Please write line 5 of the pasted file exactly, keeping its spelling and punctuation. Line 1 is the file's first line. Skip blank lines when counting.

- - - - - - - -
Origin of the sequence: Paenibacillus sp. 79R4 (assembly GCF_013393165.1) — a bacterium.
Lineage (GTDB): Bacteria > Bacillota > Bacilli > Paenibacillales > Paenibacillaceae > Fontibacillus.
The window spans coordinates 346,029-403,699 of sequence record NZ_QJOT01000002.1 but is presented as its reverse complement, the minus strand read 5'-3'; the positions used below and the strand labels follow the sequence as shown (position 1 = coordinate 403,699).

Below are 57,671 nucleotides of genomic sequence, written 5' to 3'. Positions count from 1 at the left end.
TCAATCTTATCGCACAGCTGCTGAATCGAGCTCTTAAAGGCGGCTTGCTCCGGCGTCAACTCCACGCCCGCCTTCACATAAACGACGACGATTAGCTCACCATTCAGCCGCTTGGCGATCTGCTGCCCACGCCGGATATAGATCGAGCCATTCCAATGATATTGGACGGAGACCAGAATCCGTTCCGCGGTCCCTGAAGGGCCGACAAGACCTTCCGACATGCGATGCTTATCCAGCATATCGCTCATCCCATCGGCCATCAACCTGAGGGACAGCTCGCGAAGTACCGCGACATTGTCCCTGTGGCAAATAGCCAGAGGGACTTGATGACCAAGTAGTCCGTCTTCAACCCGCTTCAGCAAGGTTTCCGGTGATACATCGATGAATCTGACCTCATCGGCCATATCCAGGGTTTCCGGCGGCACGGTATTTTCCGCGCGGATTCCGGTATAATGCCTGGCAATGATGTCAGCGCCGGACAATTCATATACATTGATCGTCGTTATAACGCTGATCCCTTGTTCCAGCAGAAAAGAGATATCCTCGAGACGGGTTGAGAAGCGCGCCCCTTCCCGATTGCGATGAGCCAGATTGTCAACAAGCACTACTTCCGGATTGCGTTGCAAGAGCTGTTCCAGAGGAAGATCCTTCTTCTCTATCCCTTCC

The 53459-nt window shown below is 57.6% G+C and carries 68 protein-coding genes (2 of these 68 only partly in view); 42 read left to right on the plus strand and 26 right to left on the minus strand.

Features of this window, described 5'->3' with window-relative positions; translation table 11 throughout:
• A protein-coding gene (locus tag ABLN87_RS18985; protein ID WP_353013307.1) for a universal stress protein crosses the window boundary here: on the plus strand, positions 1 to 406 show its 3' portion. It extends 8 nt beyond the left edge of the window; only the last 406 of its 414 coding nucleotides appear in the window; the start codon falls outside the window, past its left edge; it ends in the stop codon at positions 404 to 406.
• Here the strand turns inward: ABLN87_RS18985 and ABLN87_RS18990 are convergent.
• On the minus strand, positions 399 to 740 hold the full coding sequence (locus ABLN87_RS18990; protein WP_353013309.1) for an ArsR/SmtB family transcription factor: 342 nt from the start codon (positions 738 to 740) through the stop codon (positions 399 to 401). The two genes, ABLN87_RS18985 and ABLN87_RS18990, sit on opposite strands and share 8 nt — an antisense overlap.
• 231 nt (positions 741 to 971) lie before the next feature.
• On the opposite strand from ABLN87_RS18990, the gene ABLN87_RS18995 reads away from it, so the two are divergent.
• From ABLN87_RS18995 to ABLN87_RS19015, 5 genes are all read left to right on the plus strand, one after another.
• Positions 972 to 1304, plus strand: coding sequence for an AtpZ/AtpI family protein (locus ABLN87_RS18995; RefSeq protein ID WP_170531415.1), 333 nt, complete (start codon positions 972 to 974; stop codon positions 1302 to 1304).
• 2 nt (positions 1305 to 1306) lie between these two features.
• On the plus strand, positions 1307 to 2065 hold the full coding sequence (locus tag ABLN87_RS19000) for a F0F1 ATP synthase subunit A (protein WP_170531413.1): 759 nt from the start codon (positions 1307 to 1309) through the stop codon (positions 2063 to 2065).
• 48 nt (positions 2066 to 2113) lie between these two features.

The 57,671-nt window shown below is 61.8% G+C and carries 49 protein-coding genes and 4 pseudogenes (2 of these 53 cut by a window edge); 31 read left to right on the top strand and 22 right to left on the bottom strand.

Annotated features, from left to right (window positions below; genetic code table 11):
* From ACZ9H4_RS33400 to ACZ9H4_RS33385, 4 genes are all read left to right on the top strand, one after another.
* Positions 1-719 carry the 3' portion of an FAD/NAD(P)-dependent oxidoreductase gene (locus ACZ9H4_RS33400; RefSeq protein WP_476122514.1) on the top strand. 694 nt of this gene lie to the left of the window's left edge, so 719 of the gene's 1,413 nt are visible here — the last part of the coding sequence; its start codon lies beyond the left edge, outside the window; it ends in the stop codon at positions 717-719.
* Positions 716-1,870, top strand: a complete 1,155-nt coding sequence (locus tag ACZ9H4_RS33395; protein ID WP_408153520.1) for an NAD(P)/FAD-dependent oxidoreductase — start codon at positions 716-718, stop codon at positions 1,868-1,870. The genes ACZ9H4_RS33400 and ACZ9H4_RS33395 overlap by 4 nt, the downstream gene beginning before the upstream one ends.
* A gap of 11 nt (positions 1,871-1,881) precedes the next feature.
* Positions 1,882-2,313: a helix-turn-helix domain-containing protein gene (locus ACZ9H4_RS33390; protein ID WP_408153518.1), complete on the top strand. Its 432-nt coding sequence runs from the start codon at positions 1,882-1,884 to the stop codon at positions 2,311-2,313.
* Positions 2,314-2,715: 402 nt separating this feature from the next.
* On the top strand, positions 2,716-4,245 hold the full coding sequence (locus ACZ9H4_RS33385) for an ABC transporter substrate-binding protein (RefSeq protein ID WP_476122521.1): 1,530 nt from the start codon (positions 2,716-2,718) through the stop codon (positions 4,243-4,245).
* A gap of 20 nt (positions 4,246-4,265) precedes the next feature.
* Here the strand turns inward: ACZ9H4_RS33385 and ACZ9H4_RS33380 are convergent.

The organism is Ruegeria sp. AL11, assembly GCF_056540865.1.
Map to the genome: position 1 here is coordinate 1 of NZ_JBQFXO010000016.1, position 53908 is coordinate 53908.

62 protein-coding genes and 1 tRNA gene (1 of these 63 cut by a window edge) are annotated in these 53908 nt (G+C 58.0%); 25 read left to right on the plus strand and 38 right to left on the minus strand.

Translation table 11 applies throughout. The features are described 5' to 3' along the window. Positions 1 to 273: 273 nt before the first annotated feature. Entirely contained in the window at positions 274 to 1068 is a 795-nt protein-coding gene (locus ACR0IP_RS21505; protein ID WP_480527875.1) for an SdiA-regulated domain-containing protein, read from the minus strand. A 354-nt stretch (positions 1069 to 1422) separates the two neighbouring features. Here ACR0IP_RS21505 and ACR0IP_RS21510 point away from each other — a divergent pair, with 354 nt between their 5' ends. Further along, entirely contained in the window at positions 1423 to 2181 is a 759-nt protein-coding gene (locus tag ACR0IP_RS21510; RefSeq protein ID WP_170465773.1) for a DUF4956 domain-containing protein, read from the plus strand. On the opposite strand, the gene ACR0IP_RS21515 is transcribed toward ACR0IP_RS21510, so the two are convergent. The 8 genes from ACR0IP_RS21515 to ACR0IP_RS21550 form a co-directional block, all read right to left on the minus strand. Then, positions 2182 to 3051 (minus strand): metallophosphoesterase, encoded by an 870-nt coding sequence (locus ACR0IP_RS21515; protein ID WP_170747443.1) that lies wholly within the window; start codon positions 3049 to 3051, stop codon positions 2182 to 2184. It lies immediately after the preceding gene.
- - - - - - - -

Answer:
TCAATCTTATCGCACAGCTGCTGAATCGAGCTCTTAAAGGCGGCTTGCTCCGGCGTCAACTCCACGCCCGCCTTCACATAAACGACGACGATTAGCTCACCATTCAGCCGCTTGGCGATCTGCTGCCCACGCCGGATATAGATCGAGCCATTCCAATGATATTGGACGGAGACCAGAATCCGTTCCGCGGTCCCTGAAGGGCCGACAAGACCTTCCGACATGCGATGCTTATCCAGCATATCGCTCATCCCATCGGCCATCAACCTGAGGGACAGCTCGCGAAGTACCGCGACATTGTCCCTGTGGCAAATAGCCAGAGGGACTTGATGACCAAGTAGTCCGTCTTCAACCCGCTTCAGCAAGGTTTCCGGTGATACATCGATGAATCTGACCTCATCGGCCATATCCAGGGTTTCCGGCGGCACGGTATTTTCCGCGCGGATTCCGGTATAATGCCTGGCAATGATGTCAGCGCCGGACAATTCATATACATTGATCGTCGTTATAACGCTGATCCCTTGTTCCAGCAGAAAAGAGATATCCTCGAGACGGGTTGAGAAGCGCGCCCCTTCCCGATTGCGATGAGCCAGATTGTCAACAAGCACTACTTCCGGATTGCGTTGCAAGAGCTGTTCCAGAGGAAGATCCTTCTTCTCTATCCCTTCC